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Accounting & Disclosure

New FASB Guidance Leaves Lenders at a Loss

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November 28, 2018

Banks protest FASB change that could impact corporate and consumer loans

Falling dollarSeveral banking trade groups have sent Steven Mnuchin, US Secretary of the Treasury, letters requesting that a new accounting standard changing how banks calculate loan-loss reserves be delayed for further analysis, given its potentially detrimental impact on bank lending. The Financial Accounting Standards Board’s current expected credit loss (CECL) guidance, if unchanged, will likely affect large corporate loans, especially in certain industries.

CECL becomes effective December 15, 2019, requiring lenders to recognize upfront the expected credit losses over the life of the loan. That’s more than a year away, but the banking associations—the Bank Policy Institute (BPI), American Bankers Association (ABA) and Mortgage Bankers Association (MBA)—want implementation of the accounting to be delayed.

The organizations each recently sent letters, signed by numerous major banks as well as all 50 state banking associations, to Mr. Mnuchin. The letters requested that the Financial Stability and Oversight Council (FSOC), established under the Dodd-Frank Act to identify and monitor excessive risks to the US financial system, analyze in greater detail CECL’s impact.

The banking organizations argue that despite CECL’s goal of reducing “pro-cyclicality,” when banks increase loan allowances during times of stress, it’s more likely to increase that tendency since it requires lenders to recognize a loan’s potential credit losses upfront. Currently, banks apply the incurred loss methodology, which delays recognition of credit losses until they become probable.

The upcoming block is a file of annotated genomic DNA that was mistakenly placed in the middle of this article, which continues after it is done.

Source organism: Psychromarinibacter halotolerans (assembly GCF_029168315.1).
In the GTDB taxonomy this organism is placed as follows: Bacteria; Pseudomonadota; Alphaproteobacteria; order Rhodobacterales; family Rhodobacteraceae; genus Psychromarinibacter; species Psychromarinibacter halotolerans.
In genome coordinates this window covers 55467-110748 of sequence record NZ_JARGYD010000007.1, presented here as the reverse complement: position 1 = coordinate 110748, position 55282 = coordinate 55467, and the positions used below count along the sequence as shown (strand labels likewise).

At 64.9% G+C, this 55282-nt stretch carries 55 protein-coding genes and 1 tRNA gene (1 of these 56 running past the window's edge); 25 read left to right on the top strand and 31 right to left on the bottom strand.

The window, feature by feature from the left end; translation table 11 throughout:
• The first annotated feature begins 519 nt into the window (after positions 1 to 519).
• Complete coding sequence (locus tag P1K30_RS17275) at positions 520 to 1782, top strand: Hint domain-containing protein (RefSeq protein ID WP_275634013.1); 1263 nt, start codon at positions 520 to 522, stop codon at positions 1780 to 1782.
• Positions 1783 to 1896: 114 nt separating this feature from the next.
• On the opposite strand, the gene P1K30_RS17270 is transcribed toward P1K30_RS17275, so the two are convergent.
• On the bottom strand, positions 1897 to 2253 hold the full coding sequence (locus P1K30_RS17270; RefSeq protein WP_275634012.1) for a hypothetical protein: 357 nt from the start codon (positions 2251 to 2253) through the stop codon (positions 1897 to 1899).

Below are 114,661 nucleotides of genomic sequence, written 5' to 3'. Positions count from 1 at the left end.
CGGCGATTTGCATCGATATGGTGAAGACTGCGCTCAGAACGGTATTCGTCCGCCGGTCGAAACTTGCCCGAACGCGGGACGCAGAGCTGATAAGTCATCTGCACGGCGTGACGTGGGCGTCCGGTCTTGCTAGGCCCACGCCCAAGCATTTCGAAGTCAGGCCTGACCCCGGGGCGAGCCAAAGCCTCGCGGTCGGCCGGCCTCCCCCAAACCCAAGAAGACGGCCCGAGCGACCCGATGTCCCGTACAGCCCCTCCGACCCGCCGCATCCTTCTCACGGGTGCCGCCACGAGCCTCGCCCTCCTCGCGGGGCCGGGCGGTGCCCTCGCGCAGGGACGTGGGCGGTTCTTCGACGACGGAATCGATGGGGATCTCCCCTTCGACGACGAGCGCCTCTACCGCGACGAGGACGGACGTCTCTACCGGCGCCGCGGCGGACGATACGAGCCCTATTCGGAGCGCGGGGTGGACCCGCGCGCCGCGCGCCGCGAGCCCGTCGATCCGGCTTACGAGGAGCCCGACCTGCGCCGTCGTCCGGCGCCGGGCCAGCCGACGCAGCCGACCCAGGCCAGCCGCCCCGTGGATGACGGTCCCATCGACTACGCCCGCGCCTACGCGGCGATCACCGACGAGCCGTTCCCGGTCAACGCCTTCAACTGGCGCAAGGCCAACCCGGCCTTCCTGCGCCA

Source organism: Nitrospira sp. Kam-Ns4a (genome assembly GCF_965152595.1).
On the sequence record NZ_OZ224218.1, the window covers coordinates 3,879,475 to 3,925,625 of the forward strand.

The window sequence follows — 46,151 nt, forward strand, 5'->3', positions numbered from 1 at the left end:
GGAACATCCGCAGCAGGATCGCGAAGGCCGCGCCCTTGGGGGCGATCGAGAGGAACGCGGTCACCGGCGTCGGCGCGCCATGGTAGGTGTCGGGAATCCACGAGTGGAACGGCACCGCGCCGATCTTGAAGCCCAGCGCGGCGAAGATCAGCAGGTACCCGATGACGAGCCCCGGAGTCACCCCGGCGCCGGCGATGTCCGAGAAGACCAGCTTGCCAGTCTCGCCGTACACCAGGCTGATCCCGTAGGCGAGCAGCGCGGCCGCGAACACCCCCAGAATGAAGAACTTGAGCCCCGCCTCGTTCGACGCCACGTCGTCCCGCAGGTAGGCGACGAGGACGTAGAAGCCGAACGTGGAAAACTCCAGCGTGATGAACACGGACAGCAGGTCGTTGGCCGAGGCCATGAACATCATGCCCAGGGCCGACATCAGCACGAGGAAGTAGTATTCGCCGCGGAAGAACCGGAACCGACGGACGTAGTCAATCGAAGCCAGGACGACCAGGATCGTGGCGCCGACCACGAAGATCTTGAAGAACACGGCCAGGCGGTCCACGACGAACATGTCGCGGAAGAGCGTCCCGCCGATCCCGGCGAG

“As a result, CECL creates a significant disincentive to lend during an economic downturn, as each incremental loan originated will require an upfront charge to earnings and therefore be immediately dilutive to capital…,” the BPI says in its letter.

Such an outcome is likely to impact all borrowers, especially those seeking longer-maturity loans, like consumers seeking mortgages or auto loans. Large commercial credits tend to have comparatively short tenors and will therefore be affected less, but corporates should nevertheless expect a more challenging borrowing environment, especially in certain industries.

A recent presentation to investors by BB&T’s chief financial officer included an analysis showing that the bank’s CECL loan-loss estimates for commercial loans would be 19% higher in stressed economic conditions than under the current method. CECL estimates for residential mortgages and other consumer loans would see much greater increases, at respectively 348% and 91%.

Michael Gullette, senior vice president of accounting and tax at the ABA, said that commercial loans should experience less impact than other types of bank loans because of their shorter maturities, reducing expected losses. Nevertheless, companies looking for new loans or to refinance existing ones may “see higher pricing and/or shorter maturities,” he said, and they may be wise to question their bankers sooner rather than later about the likely impact should CECL remain unchanged. In addition, he said, noninvestment-grade credits are likely to see greater volatility.

Since lenders will have to reserve upfront for expected credit losses over the life of their loans, the loans with the longest maturities and/or least creditworthy borrowers will require the most capital to be set aside. That explains the much greater CECL loan-loss estimates BB&T anticipates for mortgages and consumer loans—reductions in bank capital that would almost certainly curtail lending in those markets. As a result, the accounting change’s biggest impact may be on corporates whose businesses touch housing, automobiles and other industries that experience a credit crunch.

“MBA believes that the requirements of the CECL standard, which is effective for SEC registrants in 2020, and for all other companies in 2021, will adversely impact the availability, structure and price of credit,” the trade association says in its letter, adding, “with a larger proportion of such impact landing on longer-term loans, such as 30-year single-family residential mortgages, commercial and multifamily mortgages, student and business loans.

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